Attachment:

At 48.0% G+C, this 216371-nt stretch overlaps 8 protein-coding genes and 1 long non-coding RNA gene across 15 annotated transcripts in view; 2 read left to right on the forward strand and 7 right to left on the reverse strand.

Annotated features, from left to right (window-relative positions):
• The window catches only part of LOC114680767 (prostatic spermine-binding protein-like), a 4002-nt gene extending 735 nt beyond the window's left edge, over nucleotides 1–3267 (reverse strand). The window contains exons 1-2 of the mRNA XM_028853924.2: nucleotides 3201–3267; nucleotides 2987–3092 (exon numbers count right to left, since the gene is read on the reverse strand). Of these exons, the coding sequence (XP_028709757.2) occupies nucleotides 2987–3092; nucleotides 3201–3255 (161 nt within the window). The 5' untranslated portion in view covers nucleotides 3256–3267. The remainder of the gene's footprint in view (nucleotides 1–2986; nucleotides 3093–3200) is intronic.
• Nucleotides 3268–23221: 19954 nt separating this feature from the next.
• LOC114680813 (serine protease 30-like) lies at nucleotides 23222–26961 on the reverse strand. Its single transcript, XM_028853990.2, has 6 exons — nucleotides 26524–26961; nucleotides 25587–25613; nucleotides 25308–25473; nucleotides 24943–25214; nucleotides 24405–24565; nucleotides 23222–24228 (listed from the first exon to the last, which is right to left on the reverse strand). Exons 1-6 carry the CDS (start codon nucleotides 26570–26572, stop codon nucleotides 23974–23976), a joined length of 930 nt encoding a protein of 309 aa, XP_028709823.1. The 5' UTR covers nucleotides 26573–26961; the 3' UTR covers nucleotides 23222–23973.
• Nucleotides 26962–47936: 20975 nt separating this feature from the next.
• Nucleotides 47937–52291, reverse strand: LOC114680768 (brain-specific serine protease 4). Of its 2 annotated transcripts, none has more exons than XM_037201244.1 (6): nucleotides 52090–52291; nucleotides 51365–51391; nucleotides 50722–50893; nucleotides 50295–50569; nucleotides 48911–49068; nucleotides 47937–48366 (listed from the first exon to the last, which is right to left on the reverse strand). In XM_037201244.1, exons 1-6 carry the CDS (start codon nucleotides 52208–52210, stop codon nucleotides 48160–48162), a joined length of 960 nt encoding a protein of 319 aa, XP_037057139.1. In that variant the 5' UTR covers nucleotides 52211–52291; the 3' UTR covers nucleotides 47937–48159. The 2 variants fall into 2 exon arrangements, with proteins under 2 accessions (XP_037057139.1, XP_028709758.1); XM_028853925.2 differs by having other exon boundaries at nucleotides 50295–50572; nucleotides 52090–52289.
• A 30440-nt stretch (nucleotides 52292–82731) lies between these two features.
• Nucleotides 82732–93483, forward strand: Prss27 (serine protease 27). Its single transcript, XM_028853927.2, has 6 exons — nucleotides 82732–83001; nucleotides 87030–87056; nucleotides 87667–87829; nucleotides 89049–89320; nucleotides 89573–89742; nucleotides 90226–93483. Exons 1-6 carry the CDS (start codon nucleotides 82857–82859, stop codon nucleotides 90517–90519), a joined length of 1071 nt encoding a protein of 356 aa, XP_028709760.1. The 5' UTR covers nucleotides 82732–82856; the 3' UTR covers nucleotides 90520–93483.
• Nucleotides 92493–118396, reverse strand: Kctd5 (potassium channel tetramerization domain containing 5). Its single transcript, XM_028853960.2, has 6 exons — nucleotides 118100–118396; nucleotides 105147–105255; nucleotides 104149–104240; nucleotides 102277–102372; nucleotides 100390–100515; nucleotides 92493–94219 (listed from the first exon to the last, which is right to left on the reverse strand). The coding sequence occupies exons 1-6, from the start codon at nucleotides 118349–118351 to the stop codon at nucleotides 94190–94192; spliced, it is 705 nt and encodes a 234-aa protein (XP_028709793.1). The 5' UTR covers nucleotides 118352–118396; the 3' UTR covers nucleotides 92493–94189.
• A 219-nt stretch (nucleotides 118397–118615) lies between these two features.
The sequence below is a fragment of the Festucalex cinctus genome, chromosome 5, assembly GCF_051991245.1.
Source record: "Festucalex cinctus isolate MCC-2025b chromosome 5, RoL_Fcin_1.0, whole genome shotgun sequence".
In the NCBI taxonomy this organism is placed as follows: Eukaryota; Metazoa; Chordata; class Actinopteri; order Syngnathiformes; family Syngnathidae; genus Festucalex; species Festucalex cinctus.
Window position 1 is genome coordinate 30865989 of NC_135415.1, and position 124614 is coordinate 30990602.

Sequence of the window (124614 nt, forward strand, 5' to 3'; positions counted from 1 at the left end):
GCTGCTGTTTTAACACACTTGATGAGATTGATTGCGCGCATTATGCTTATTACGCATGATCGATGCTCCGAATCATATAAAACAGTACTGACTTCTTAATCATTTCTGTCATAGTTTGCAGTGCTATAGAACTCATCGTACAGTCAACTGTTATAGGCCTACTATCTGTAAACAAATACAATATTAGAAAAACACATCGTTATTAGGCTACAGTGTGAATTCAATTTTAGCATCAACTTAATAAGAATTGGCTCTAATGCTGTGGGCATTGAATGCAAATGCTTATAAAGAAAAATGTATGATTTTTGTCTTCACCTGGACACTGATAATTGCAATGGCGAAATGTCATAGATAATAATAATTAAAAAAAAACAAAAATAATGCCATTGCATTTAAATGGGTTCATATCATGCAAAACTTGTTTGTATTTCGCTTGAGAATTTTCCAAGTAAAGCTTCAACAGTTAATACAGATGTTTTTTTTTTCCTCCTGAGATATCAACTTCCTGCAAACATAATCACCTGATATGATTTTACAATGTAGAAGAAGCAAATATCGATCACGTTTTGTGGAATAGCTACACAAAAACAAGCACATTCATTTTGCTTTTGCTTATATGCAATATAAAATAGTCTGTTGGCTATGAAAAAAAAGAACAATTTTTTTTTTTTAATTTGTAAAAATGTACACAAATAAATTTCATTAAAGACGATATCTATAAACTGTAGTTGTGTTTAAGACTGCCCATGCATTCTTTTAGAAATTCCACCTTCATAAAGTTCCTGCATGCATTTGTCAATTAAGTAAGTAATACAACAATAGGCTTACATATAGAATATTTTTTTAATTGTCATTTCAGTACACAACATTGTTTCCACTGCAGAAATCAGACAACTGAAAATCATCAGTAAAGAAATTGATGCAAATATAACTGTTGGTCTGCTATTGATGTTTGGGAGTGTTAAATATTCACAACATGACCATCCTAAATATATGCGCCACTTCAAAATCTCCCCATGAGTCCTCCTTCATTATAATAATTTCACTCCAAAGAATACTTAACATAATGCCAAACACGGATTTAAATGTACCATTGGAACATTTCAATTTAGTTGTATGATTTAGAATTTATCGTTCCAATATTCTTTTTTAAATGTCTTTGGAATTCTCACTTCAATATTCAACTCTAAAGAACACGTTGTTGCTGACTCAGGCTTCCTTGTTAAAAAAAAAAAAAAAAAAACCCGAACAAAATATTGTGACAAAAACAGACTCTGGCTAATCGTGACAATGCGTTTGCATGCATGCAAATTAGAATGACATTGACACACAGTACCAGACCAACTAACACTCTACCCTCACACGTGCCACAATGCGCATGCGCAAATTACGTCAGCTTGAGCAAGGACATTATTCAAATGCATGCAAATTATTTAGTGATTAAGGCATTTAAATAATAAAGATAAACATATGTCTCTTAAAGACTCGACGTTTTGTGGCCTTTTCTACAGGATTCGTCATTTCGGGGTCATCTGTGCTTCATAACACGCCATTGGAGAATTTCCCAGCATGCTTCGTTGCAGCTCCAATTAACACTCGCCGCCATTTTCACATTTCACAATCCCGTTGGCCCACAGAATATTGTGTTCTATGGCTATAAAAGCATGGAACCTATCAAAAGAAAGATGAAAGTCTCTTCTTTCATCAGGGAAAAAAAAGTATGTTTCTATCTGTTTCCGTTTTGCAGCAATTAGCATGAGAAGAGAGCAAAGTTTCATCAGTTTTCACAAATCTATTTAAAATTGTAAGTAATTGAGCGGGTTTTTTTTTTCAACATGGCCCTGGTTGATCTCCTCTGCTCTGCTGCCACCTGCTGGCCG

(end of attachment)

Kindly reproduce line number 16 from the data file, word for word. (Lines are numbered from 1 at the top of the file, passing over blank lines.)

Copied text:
Sequence of the window (124614 nt, forward strand, 5' to 3'; positions counted from 1 at the left end):